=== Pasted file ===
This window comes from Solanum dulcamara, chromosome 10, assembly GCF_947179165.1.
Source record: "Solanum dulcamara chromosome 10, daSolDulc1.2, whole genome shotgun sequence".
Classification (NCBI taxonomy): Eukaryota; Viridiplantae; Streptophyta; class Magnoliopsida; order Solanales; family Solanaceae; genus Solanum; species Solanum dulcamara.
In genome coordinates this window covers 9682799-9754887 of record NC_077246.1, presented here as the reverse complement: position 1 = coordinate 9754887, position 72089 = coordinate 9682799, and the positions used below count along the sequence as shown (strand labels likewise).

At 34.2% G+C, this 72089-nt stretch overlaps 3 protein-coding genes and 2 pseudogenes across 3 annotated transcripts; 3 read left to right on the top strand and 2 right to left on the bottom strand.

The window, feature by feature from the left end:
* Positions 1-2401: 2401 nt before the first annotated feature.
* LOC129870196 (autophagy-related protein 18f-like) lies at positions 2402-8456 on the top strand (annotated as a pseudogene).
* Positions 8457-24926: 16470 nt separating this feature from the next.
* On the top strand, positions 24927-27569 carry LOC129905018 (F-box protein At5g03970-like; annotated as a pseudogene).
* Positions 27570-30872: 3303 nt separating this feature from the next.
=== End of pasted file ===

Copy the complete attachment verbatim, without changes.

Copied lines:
This window comes from Solanum dulcamara, chromosome 10, assembly GCF_947179165.1.
Source record: "Solanum dulcamara chromosome 10, daSolDulc1.2, whole genome shotgun sequence".
Classification (NCBI taxonomy): Eukaryota; Viridiplantae; Streptophyta; class Magnoliopsida; order Solanales; family Solanaceae; genus Solanum; species Solanum dulcamara.
In genome coordinates this window covers 9682799-9754887 of record NC_077246.1, presented here as the reverse complement: position 1 = coordinate 9754887, position 72089 = coordinate 9682799, and the positions used below count along the sequence as shown (strand labels likewise).

At 34.2% G+C, this 72089-nt stretch overlaps 3 protein-coding genes and 2 pseudogenes across 3 annotated transcripts; 3 read left to right on the top strand and 2 right to left on the bottom strand.

The window, feature by feature from the left end:
* Positions 1-2401: 2401 nt before the first annotated feature.
* LOC129870196 (autophagy-related protein 18f-like) lies at positions 2402-8456 on the top strand (annotated as a pseudogene).
* Positions 8457-24926: 16470 nt separating this feature from the next.
* On the top strand, positions 24927-27569 carry LOC129905018 (F-box protein At5g03970-like; annotated as a pseudogene).
* Positions 27570-30872: 3303 nt separating this feature from the next.